Our two green projects for RMIT distinguish the campus precinct from the rest of Melbourne’s CBD.
The Hibernian Australian Catholic Benefit Society built Storey Hall in 1887 at a time when Protestants controlled all of Melbourne’s other meeting and speaking venues.
We developed it for RMIT’s contemporary educational, exhibition and conference purposes. The Green Brain is an extension of the facilities across the top of the neighbouring Building 22.
Our 1995 task at Storey Hall involved reworking its main 750-seat auditorium space and converting the building to accommodate a conference centre.
Storey Hall, plus the annexe that we added, includes:
The Storey Hall redevelopment was part of a masterplan, also developed by ARM. Its interior and façade incorporate Oxford mathematician and physicist Roger Penrose’s ‘fat and skinny tiles’, which explore the concept of tiling an infinite area without ever repeating the pattern exactly. Until the 1960s, mathematicians thought that you needed 20,426 different tiles to achieve this, but in the mid-1970s, Penrose did it with just two: a fat one and a skinny one with exactly the right proportions. The façade tiles are made from bronze.
The cave-like entrance references other arches along Swanston Street (Melbourne’s main civic axis) including under Princes Bridge and the front of the National Gallery of Victoria. There’s also a nod to the iconic Luna Park gateway through Mr Moon’s giant mouth.
The foundation stone, set by the lobby stair, is a small glass-fronted mirror pentagonal box set into a green concrete wall. It contains a solid resin cylinder about 250 mm long. In it, we have suspended two apples, one green one red, on either side of a floating key. There are several blood-red marbles in there too in a ÷ configuration.
The reworked auditorium openly combines the old and the new: old ceiling details alongside the Penrose tiles spreading all over the walls.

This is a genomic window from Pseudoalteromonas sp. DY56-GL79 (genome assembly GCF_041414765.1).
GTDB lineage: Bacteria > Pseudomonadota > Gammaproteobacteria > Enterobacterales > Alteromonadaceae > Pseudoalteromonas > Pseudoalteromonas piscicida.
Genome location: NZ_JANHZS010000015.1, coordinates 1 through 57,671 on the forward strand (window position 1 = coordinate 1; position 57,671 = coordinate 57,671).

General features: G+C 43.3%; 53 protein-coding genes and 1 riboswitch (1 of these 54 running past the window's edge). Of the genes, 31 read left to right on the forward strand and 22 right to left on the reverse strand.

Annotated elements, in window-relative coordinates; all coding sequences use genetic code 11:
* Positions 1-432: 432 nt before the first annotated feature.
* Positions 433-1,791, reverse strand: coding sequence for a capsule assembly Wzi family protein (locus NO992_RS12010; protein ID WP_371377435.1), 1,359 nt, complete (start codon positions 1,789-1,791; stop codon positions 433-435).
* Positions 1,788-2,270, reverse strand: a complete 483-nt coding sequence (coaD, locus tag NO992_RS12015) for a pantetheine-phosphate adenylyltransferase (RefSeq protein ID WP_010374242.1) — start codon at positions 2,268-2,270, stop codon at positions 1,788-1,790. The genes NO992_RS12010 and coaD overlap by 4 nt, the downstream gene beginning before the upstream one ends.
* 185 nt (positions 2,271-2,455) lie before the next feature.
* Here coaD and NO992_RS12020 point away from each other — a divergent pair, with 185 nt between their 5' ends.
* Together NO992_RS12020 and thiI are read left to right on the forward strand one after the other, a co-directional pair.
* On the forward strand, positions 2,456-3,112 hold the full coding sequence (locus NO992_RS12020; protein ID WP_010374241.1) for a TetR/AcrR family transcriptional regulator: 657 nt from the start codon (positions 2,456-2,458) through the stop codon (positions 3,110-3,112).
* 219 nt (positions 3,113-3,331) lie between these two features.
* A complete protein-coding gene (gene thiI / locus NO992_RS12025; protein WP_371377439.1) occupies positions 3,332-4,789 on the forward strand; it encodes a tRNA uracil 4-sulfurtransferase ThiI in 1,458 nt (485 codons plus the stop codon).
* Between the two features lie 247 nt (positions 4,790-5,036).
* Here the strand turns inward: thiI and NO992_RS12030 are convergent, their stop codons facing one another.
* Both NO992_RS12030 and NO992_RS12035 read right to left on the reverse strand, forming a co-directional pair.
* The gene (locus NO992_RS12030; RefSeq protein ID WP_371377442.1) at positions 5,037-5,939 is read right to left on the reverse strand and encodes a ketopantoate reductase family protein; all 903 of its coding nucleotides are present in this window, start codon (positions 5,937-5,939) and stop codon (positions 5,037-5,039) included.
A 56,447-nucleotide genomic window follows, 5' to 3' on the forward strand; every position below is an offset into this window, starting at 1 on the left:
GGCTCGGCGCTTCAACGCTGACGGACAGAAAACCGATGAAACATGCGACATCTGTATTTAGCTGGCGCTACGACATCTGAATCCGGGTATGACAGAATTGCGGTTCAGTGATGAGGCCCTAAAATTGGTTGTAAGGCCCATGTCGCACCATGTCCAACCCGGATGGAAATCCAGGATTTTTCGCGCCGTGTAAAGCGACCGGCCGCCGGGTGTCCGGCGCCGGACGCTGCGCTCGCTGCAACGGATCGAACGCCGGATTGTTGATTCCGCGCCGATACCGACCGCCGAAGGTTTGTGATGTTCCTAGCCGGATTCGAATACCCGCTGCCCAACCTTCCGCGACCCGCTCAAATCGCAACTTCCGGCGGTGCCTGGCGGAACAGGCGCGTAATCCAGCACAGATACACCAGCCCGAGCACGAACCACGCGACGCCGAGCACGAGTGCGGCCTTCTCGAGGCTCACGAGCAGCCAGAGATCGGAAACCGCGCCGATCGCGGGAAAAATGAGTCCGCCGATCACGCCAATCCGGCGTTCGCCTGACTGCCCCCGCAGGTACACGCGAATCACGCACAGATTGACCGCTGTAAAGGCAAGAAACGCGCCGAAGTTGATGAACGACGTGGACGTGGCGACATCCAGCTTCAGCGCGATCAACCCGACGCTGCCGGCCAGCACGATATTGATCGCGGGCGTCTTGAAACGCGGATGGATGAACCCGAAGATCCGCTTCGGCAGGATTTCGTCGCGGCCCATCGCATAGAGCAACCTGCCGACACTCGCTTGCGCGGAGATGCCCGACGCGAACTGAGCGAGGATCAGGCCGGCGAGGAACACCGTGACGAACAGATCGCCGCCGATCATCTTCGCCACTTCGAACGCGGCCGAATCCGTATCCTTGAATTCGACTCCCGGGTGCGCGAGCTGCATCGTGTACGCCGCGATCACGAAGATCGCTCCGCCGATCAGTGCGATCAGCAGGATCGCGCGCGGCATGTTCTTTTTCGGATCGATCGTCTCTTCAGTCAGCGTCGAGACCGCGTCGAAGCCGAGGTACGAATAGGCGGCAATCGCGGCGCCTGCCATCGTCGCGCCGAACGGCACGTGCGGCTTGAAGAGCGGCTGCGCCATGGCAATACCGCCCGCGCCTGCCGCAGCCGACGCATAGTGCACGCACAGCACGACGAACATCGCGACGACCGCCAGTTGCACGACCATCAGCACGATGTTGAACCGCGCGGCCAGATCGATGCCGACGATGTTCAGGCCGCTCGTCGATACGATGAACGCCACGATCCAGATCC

When we started work on Storey Hall, we discovered that it had an operable mansard roof for ventilation in a pre-aircon era. Unlike the roof of our RAC Arena, which opens in just seven minutes, Storey Hall’s was low tech. It was operated manually: it sat on a cradle with cogs and great wheels on a track and you pulled ropes to slide it away. Unfortunately, our development necessitated closing it permanently.
In the first-floor foyer, we pay tribute to Ron Robertson-Swann’s abstract sculpture Vault (1978). A significant work of Melbourne public art, Vault was commissioned for the then-new City Square but was considered overpriced and unpopular.
It spent many years exiled to lesser locations but, several years after our Storey Hall development, was moved to the forecourt of the Australian Centre for Contemporary Art.
Vault is also known by its decidedly derogatory nickname, The Yellow Peril, a racist term for Asian immigration in decades past. Behind our Vault-like structure is a staircase rising from the ground to the first floor landing.
The Green Brain got its nickname for obvious reasons. It integrates with Storey Hall to offer a more diverse range of conferences and other continuing professional education activities than Storey Hall could on its own. The building was originally owned by the Singer Corporation sewing machine company.
We adapted the building’s lower floors for administration. On Building 22’s ground floor, we converted the former RMIT University bookshop into Info Corner, an information centre for prospective students.
The bulbous façade forms are also derived from Penrose tiles, but in soft smoothed and rounded 3D.
Behind the distinctive Green Brain skin, the conference suite has floor-to-ceiling windows and spectacular city views. This flexible space seats 100 people in lecture mode and 50 in conference mode. An operable wall can divide it into two conference rooms for 20 people each.
The green theme acknowledges the building’s Irish roots (the Hibernian society built it) and the green, white and purple flag of the Women’s Political Association, a radical feminist group who occupied the hall from 1916. There are also contemporary interpretations for green, from kryptonite to sustainability, from the Emerald City to leprechauns, the Hulk with his bulging green muscles, to the symbology of hope and prayer.